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Google promises no new user in Chrome to sell ads

LONDON (AP) – Google says it will not develop new ways for individual users to browse the Internet after removing existing ad tracking technology from Chrome browsers in a change that threatens to shake up the online advertising industry.

The digital giant is working on offers to remove Chrome’s so-called third-party cookies, which are code snippets used by site advertisers to record browsing history to show users customized ads.

Third-party cookies have long been a major tool for marketers to deliver targeted ads, but they have also been a source of privacy concerns, so Google has offered to bring together web users with similar interests to keep web stories secret on used devices.

Now, the company, which will continue to track users through search or services like Maps, has announced that it is taking another step towards refusing to use personalized backlinks for advertising sales.

“If digital advertising does not develop to address the growing concerns of people about their privacy, their use of their personal identities, we risk the future of a free, open source web,” said David Temkin, Google’s director of advertising privacy. .

Temkin said the company continues to question whether it will join other advertising technology companies that plan to replace third-party cookies with alternative user-level identifiers.

“Today we make it clear that once we stop third-party cookies, we will no longer create identifiers to track individuals as they browse the Internet, nor will we use them in our products,” he said.

Google plans to make changes to the so-called “privacy sandbox” by next year. However, Google’s proposals have been criticized by smaller players in the online advertising industry, as discussed by UK regulators over fears that it would add to the tech giant’s already dominant dominance in online advertising.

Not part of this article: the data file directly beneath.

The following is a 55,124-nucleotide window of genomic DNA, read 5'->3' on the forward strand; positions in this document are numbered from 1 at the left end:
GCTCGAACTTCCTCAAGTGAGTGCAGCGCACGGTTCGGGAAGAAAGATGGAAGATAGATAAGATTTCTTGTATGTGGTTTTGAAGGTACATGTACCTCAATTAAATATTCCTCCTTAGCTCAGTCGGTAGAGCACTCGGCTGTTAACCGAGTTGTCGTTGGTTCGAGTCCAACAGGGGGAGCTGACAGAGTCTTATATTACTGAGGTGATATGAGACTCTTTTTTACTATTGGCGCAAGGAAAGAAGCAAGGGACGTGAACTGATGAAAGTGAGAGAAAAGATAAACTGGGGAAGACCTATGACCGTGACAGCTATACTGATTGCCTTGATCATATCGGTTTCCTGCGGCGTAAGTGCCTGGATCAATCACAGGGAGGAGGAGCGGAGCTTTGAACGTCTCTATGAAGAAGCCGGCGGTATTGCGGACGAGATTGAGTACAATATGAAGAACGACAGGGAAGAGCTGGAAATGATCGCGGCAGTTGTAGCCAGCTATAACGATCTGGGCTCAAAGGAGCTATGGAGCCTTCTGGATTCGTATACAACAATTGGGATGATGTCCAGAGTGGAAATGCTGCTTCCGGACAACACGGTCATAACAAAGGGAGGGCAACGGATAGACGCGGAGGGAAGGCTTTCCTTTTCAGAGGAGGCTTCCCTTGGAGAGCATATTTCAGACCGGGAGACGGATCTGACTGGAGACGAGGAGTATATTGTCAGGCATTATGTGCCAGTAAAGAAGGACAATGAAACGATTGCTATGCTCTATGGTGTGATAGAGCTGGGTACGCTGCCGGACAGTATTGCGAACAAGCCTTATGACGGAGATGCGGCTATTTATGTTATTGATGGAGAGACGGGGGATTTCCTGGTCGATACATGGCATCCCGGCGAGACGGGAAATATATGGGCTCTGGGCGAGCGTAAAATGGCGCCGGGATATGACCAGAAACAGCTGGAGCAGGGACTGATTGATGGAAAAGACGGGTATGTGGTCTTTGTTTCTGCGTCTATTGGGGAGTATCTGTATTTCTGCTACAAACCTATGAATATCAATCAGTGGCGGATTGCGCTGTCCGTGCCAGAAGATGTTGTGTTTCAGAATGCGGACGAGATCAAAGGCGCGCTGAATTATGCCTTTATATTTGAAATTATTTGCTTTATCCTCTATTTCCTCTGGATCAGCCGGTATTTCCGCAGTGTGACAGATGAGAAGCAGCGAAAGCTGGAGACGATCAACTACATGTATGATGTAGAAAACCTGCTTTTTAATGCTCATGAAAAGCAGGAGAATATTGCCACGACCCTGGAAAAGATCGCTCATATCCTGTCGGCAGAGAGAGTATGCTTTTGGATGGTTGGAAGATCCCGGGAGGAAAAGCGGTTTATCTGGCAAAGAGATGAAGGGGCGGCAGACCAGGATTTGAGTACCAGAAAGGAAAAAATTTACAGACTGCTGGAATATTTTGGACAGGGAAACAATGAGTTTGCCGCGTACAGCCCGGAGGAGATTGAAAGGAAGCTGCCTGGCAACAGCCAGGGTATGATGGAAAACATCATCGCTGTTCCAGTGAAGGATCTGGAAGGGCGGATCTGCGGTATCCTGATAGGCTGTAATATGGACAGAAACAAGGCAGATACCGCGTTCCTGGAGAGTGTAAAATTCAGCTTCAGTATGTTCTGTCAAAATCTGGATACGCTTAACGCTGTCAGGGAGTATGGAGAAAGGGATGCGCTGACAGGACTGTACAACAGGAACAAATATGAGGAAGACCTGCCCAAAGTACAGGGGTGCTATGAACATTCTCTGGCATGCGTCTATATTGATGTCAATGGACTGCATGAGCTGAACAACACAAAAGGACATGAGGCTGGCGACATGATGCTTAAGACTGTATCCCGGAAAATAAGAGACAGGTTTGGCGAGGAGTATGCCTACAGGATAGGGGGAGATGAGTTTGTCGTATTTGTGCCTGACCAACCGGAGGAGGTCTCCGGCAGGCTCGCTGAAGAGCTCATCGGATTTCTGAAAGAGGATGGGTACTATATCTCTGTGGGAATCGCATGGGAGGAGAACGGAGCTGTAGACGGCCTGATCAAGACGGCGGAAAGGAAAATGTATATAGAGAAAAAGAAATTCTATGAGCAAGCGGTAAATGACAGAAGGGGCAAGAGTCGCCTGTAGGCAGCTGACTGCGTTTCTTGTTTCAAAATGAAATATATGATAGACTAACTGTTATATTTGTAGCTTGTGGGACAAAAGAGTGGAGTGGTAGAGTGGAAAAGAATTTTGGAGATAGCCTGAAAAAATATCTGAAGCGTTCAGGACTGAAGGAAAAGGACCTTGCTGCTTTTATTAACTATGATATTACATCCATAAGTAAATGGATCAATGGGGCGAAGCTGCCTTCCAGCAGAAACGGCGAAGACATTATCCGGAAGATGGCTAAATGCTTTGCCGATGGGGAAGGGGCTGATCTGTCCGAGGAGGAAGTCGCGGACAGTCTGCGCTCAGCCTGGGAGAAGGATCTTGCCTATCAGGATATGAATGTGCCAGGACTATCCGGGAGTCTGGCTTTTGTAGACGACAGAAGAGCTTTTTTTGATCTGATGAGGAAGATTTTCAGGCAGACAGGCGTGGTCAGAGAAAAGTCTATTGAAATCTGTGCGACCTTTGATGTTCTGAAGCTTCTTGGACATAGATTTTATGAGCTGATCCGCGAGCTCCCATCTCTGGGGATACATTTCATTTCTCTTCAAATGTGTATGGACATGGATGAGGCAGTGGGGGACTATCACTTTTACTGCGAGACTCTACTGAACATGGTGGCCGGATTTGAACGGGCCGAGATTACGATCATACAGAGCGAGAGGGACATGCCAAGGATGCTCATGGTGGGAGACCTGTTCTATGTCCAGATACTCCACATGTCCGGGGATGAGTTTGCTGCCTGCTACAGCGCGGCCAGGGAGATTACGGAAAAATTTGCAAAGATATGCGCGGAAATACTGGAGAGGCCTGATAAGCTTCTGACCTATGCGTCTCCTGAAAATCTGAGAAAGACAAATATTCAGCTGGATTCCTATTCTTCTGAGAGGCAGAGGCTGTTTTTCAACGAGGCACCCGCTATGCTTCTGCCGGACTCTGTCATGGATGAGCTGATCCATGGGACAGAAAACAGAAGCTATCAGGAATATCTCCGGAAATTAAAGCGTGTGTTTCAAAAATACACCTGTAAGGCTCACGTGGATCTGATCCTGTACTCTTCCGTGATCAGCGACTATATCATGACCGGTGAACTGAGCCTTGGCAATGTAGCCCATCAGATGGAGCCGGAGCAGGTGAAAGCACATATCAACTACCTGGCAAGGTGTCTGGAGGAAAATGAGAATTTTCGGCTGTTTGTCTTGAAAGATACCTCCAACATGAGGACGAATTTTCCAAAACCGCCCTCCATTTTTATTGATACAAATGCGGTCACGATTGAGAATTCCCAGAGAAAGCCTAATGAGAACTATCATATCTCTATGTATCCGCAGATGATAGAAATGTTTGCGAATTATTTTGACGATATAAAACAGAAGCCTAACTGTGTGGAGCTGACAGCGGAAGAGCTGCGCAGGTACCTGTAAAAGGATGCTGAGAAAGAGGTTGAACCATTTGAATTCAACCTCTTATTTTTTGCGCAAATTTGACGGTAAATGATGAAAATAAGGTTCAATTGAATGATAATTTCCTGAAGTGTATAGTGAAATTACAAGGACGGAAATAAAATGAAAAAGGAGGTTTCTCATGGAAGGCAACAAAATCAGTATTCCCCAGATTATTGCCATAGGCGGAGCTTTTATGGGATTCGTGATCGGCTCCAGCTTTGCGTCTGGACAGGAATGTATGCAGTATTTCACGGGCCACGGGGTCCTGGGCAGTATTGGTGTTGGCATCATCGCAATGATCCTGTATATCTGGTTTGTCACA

Chrome is the dominant web browser in the world, and many competing browsers like Microsoft Edge are based on Google’s Chromium technology.

Although the changes are intended to tighten privacy, Google will still be able to catch up with users of its own services, said James Ames Roswell, CEO of Open Web Marketing and CEO of media outlets LM, which lobbies for the changes.

“What they’re not saying is that ‘people are constantly accessing our products,’ ‘agreeing to go back when searching, Maps, Gmail or YouTube,’ said Roswell. “What they do not say is, ‘We will stop it.'”

Google’s changes may not have much of an impact on Facebook, the only other major player in the digital advertising business, but Rosewell said it would push a small package of online advertising companies competing for tech giants for the rest of the online advertising business.

If these small advertising companies come out, it could mean higher prices for online advertising, as Google is “the only game in town” for search advertising, Roswell said.


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